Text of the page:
I1 is a relatively young haplogroup in terms of its MRCA (about 4200 years old) and probably didn't spread significantly throughout Europe until the Migration Period. Its highest concentrations are definitely among North Germanic peoples, followed by West Germanic peoples and descendants of East Germanic peoples. You'll probably see a pattern there, and it's not Macedonian. There is an interesting concentration of I1 in northern Greece (more than 5%) but my guess is that most of it got there around the same time as most of it got to Anatolia. There are multiple ways your particular line could have gotten to Anatolia, but the most common case is probably descent from the Goths (http://en.wikipedia.org/wiki/History_of_Anatolia#Anatolia_before_the_4th_centur y:_Peace_and_the_Goths).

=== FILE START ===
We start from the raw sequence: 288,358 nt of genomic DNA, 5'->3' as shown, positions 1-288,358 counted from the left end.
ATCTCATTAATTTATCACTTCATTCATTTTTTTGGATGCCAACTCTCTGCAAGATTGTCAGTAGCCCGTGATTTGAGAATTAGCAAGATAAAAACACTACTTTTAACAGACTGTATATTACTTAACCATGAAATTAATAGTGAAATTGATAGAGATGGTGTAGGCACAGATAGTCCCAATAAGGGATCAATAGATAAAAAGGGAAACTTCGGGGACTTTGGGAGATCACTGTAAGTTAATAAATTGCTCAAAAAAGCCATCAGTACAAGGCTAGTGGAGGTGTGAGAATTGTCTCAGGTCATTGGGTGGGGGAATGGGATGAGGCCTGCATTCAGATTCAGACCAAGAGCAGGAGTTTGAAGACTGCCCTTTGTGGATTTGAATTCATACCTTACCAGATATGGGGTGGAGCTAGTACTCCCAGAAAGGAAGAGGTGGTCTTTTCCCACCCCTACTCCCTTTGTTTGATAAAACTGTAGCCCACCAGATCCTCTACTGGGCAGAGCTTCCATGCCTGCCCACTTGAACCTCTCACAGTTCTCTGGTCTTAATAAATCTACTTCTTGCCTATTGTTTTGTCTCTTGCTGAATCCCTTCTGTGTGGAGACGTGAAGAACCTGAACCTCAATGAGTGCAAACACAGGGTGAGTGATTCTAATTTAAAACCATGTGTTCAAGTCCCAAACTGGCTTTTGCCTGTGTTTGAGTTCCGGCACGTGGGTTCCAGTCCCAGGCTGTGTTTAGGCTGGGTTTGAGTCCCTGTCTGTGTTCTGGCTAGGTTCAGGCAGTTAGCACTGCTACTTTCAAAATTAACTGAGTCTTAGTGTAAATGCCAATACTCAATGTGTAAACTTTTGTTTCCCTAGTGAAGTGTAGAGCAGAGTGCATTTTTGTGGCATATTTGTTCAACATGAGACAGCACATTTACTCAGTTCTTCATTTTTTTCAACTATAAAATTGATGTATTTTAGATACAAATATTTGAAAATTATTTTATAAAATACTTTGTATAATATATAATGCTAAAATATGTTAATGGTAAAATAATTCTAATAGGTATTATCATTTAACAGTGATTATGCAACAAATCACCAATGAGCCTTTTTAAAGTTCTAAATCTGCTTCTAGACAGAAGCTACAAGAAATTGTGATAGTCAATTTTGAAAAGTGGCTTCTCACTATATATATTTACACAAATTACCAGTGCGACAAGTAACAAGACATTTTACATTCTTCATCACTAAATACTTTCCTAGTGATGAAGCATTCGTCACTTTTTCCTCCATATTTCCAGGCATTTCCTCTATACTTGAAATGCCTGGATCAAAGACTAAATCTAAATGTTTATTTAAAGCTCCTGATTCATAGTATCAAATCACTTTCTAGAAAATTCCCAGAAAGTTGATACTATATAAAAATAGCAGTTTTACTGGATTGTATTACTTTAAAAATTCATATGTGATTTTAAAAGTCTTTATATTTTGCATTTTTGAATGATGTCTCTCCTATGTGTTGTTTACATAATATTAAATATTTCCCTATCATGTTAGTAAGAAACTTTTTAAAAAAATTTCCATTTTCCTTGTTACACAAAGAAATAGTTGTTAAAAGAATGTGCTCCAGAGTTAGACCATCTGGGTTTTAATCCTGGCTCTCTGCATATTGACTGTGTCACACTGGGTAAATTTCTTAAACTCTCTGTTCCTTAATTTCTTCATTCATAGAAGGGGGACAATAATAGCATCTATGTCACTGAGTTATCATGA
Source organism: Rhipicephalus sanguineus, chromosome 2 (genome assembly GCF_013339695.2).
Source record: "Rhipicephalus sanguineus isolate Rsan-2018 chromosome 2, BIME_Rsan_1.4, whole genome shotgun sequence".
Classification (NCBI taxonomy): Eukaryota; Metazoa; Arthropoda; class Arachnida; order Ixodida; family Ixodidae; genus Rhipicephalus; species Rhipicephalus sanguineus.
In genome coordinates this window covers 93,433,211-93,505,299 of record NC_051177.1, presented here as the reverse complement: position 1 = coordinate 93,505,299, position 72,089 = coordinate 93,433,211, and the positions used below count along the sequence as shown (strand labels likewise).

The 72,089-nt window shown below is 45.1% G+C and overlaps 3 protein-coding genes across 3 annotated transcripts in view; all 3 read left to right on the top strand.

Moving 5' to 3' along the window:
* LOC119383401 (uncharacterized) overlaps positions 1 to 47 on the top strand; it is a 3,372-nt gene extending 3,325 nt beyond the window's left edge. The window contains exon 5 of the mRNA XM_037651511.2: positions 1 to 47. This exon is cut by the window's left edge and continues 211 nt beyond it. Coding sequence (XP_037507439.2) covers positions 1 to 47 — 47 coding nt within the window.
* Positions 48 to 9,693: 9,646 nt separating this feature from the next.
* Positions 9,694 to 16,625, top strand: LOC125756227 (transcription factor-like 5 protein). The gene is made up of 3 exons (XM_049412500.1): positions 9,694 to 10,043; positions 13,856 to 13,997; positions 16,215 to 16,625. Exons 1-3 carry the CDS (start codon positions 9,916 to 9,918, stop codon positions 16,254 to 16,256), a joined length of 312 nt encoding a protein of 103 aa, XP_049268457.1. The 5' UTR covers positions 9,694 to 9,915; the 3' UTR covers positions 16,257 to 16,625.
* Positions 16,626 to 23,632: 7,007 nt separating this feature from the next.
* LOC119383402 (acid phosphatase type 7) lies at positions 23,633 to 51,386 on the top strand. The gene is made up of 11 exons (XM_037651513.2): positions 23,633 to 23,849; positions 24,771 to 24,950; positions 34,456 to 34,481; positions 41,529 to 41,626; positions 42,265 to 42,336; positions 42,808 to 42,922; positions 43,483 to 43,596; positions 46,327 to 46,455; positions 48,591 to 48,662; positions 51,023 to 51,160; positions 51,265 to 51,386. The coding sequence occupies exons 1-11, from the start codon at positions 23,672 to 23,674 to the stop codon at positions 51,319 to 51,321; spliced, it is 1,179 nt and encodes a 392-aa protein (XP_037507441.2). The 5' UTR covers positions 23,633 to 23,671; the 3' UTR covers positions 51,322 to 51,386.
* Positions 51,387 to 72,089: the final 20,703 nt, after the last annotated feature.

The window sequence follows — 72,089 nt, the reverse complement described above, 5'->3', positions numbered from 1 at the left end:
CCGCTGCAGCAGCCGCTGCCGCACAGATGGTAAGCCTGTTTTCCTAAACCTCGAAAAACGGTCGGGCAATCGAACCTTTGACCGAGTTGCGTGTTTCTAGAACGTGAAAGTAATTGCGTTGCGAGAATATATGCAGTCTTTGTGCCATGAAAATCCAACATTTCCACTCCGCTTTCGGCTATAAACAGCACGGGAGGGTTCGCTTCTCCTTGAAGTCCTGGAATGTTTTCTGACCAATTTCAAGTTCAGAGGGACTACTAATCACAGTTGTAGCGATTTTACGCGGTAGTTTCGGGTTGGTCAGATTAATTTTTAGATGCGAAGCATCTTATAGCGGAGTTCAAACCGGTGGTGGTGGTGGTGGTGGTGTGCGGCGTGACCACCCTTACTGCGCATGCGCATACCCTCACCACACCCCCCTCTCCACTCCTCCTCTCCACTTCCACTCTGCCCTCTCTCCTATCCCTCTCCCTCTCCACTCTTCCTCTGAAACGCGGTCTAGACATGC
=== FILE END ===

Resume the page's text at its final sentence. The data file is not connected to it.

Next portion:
Yes, Haplogroup I1 itself appears to be Chalcolithic in age, even though Haplogroup I as a whole is probably Mesolithic in age (we know that I2a was present in the Neolithic in the Atlantic region, thereby making Haplogoup I a probably candidate for a Mesolithic European haplogroup). From this perspective, it would seem most plausible that I1 is essentially a single surviving male lineage that coincidentially survived inside a population of otherwise Chalcolithic newcomers. The case for this discontinuity can also be made elsewhere (http://www.ucl.ac.uk/mace-lab/publications/articles/2009/Malmstrom_CB09_PWC_Mod_Scan.pdf).